Some Questions To Guide Us Into The New Year

Sun’s rays in the form of a cross above ice-crusted bare winter branches.
“What are the positive signs of God’s spirit acting among us?” (Photo by Pat Leyko Connelly).

What are the positive signs of God’s spirit acting among us during these difficult times?

That is a question Abbot Gregory Polan recently posed to Benedictine monastic communities across the world.

The abbot is a tall, slender, soft-spoken man and the elected leader of Benedictine monks worldwide. I had the privilege of interviewing him a few years ago for a radio piece after he had completed a new translation from the Hebrew of the Psalms. I’ve since met with him several times in Rome. Every time I’ve felt as though I’m witnessing the Benedictine values of hospitality and humility personified.

When this Chicago-born abbot speaks, it’s the real deal.

For the final #SundayThoughts of this momentous year, I offer not my own remarks, but some wise words from a year-end message Abbot Gregory wrote to monastic communities — words that can resonate with all of us.

Meeting with Abbot Gregory Polan, center, and fellow Benedictine lay associate Rev. Greg Peters, left, in Rome in 2017.

The abbot describes meditating throughout Advent on the Book of Revelation. The author of Revelation writes:

“I saw a new heaven and a new earth. The former heaven and the former earth had passed away … Then I heard a loud voice from the throne saying, ‘Behold, God’s dwelling is with the human race … Behold, I make all things new.’

“Behold, I make all things new.”

Something in our psyche irrevocably changed this past year. If the great pandemic of 2020 has made anything abundantly clear it is the fragility of human life. The crisis has shown us how connected we all are.

Abbot Polan rightly points out that the only way forward is to recognize our interdependence. He asks us to consider, “Is God taking this natural disaster and creating something new, good, and even wonderful for us? Will we come to see this new earth that the Scriptures are speaking of?”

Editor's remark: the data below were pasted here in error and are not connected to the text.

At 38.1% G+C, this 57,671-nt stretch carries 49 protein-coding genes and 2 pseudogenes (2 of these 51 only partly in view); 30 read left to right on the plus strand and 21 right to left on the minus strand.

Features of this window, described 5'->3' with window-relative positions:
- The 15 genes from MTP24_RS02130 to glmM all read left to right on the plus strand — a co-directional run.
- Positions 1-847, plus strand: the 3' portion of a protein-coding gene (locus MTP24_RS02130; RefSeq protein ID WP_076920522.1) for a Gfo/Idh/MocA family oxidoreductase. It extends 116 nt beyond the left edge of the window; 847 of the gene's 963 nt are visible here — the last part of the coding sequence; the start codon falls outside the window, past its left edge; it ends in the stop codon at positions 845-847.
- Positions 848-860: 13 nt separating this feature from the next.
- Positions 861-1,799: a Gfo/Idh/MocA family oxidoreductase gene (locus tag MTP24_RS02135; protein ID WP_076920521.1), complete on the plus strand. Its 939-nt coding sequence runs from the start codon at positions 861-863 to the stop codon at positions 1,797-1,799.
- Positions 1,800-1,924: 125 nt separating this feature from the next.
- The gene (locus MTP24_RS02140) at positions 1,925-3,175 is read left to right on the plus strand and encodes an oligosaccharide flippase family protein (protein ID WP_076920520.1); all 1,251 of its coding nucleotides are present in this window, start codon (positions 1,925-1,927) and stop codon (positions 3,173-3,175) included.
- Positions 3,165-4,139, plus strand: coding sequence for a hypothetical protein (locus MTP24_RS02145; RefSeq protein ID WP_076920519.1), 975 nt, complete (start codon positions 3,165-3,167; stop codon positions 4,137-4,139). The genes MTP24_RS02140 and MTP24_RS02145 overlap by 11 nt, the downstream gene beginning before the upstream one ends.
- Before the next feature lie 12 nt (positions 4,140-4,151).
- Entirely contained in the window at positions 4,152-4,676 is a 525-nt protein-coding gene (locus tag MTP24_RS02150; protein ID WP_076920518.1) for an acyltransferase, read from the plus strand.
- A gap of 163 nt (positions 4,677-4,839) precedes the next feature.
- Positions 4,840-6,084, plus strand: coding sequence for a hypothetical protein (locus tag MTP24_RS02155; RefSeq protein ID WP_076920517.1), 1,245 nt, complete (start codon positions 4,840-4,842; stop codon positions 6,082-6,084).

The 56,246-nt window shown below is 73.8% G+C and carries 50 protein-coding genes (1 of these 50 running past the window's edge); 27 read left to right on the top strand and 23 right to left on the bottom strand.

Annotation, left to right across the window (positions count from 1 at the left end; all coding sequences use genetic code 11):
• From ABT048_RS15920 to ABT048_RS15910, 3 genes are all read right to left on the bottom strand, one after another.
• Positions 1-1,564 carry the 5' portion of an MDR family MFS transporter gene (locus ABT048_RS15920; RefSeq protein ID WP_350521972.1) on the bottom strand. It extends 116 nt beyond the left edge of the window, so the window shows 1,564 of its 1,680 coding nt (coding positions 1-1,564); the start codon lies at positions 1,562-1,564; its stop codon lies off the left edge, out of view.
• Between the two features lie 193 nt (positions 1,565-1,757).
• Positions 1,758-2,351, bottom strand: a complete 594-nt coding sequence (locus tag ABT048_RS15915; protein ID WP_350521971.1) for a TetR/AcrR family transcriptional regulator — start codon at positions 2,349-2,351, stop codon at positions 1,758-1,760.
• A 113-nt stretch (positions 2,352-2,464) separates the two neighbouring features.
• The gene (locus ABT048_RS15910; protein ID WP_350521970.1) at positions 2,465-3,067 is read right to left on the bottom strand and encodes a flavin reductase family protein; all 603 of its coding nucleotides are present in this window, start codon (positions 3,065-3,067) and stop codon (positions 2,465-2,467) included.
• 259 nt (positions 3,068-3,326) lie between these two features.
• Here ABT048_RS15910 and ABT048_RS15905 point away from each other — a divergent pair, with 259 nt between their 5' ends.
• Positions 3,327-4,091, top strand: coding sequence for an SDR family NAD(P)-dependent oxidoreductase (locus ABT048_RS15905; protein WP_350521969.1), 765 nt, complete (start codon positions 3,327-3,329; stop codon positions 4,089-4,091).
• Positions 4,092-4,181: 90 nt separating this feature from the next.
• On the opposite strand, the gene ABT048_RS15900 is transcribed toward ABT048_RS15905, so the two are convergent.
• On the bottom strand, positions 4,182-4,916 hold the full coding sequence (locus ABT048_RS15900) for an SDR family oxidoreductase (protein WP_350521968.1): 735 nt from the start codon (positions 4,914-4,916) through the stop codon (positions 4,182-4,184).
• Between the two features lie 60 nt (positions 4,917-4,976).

The nation was inspired by the courage and compassion of health care workers who cared for deathly ill COVID-19 patients and comforted their family members. (Photo courtesy of ABCNews)

Scripture is full of so-called “happy faults” where an event that at first seems tragic (think of the crucifixion), then takes on new life and meaning by the grace of God. The lessons seem clear. We have an opportunity we cannot miss. We simply cannot go back to “normal” and fail to address the needs that the pandemic has laid bare.

The abbot offers a series of questions that monastic communities might contemplate as this year ends. I’ve paraphrased several of them because they are questions that we all can ponder as we face a new beginning:

What are the positive signs of God’s spirit acting among us during these difficult times?

What are we doing to serve one another?

What are ways in which we have seen compassion shown to others in need that we might emulate?

Have we seen a new potential for vibrancy in our work, whatever our vocation might be?

How can we go deeper into our expression of prayer and communion with God?

What have we learned that we wish to take with us into the future?

This week, may we take time to reflect on these important questions. Perhaps we can choose a different one to reflect on each day.

May these questions, and the answers they uncover, help us to walk confidently and hopefully into the new year.

(Many thanks to Sister Jennifer Halling of Mount St. Scholastica in Atchison, KS, the monastery where I am a lay associate, for sharing the abbot’s letter).

Abbot Gregory Polan urges us to walk confidently and with hope into the new year. (Photo by J. Alden Marlatt)

Author of 4 spirituality books & 2 poetry collections. Award-winning reporter for Wall Street Journal, PBS-TV, Washington Post & 2 IL public radio stations.